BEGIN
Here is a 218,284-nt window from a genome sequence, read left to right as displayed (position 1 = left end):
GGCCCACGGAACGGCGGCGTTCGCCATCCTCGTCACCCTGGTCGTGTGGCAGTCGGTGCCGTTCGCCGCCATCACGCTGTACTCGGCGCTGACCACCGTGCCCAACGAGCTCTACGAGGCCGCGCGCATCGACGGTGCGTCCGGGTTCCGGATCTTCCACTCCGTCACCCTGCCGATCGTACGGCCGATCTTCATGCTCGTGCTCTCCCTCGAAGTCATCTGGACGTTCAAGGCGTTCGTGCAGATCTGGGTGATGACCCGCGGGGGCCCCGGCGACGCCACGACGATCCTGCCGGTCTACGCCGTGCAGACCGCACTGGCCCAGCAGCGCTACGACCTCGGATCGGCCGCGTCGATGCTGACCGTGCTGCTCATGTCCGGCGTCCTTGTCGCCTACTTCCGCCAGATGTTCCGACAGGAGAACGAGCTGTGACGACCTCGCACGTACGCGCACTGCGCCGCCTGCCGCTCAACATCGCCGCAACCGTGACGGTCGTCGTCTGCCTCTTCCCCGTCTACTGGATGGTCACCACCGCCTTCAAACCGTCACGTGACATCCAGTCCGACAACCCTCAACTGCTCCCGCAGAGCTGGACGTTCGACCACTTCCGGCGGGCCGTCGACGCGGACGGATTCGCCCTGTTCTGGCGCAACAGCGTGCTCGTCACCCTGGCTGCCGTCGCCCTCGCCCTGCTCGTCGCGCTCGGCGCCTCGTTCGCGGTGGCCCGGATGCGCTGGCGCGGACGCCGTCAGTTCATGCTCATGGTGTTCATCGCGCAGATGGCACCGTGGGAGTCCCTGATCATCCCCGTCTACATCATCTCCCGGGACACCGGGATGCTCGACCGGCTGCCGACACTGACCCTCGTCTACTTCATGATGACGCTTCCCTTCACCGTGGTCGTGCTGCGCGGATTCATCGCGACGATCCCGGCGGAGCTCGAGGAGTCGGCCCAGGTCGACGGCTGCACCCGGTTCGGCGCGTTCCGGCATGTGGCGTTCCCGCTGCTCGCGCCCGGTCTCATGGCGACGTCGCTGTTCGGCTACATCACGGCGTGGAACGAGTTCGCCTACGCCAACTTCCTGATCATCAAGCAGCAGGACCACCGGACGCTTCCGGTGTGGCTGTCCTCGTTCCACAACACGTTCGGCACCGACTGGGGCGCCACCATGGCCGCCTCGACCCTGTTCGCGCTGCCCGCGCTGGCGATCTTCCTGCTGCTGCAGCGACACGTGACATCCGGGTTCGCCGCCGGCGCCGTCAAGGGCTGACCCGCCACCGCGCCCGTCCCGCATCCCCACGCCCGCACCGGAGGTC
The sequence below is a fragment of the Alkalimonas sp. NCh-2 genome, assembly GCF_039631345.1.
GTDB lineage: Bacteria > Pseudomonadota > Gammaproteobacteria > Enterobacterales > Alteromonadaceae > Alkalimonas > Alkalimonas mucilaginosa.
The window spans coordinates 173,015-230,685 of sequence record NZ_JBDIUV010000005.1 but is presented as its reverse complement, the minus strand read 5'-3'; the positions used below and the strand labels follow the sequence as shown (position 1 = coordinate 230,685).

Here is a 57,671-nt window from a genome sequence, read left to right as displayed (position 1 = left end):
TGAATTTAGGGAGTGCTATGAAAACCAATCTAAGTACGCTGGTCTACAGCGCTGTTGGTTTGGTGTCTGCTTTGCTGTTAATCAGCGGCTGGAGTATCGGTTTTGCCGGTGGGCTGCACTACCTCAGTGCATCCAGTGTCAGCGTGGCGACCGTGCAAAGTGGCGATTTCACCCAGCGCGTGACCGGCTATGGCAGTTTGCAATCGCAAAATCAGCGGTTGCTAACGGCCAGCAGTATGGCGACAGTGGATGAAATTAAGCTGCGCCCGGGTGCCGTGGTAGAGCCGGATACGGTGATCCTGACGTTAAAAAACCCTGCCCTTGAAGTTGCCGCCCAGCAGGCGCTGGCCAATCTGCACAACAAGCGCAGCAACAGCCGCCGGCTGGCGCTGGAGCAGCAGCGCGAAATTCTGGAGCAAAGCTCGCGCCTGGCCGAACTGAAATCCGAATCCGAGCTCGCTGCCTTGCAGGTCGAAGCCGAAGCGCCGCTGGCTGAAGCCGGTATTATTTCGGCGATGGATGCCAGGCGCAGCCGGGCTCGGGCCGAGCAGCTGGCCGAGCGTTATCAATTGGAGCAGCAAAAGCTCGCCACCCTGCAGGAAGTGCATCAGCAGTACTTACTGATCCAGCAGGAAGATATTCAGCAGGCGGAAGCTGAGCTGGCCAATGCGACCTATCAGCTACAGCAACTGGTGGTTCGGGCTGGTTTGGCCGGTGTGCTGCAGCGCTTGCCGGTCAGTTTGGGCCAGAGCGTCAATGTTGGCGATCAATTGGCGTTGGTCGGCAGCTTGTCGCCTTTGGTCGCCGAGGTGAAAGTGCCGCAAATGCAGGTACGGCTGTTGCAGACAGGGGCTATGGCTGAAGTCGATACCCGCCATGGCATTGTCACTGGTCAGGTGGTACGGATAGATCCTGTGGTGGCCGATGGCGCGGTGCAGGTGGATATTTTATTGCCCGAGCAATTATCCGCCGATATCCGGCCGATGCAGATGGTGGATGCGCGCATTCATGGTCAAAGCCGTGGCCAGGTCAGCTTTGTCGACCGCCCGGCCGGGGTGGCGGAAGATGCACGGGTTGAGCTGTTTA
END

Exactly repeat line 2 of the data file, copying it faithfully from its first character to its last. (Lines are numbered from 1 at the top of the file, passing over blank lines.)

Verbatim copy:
GGCCCACGGAACGGCGGCGTTCGCCATCCTCGTCACCCTGGTCGTGTGGCAGTCGGTGCCGTTCGCCGCCATCACGCTGTACTCGGCGCTGACCACCGTGCCCAACGAGCTCTACGAGGCCGCGCGCATCGACGGTGCGTCCGGGTTCCGGATCTTCCACTCCGTCACCCTGCCGATCGTACGGCCGATCTTCATGCTCGTGCTCTCCCTCGAAGTCATCTGGACGTTCAAGGCGTTCGTGCAGATCTGGGTGATGACCCGCGGGGGCCCCGGCGACGCCACGACGATCCTGCCGGTCTACGCCGTGCAGACCGCACTGGCCCAGCAGCGCTACGACCTCGGATCGGCCGCGTCGATGCTGACCGTGCTGCTCATGTCCGGCGTCCTTGTCGCCTACTTCCGCCAGATGTTCCGACAGGAGAACGAGCTGTGACGACCTCGCACGTACGCGCACTGCGCCGCCTGCCGCTCAACATCGCCGCAACCGTGACGGTCGTCGTCTGCCTCTTCCCCGTCTACTGGATGGTCACCACCGCCTTCAAACCGTCACGTGACATCCAGTCCGACAACCCTCAACTGCTCCCGCAGAGCTGGACGTTCGACCACTTCCGGCGGGCCGTCGACGCGGACGGATTCGCCCTGTTCTGGCGCAACAGCGTGCTCGTCACCCTGGCTGCCGTCGCCCTCGCCCTGCTCGTCGCGCTCGGCGCCTCGTTCGCGGTGGCCCGGATGCGCTGGCGCGGACGCCGTCAGTTCATGCTCATGGTGTTCATCGCGCAGATGGCACCGTGGGAGTCCCTGATCATCCCCGTCTACATCATCTCCCGGGACACCGGGATGCTCGACCGGCTGCCGACACTGACCCTCGTCTACTTCATGATGACGCTTCCCTTCACCGTGGTCGTGCTGCGCGGATTCATCGCGACGATCCCGGCGGAGCTCGAGGAGTCGGCCCAGGTCGACGGCTGCACCCGGTTCGGCGCGTTCCGGCATGTGGCGTTCCCGCTGCTCGCGCCCGGTCTCATGGCGACGTCGCTGTTCGGCTACATCACGGCGTGGAACGAGTTCGCCTACGCCAACTTCCTGATCATCAAGCAGCAGGACCACCGGACGCTTCCGGTGTGGCTGTCCTCGTTCCACAACACGTTCGGCACCGACTGGGGCGCCACCATGGCCGCCTCGACCCTGTTCGCGCTGCCCGCGCTGGCGATCTTCCTGCTGCTGCAGCGACACGTGACATCCGGGTTCGCCGCCGGCGCCGTCAAGGGCTGACCCGCCACCGCGCCCGTCCCGCATCCCCACGCCCGCACCGGAGGTC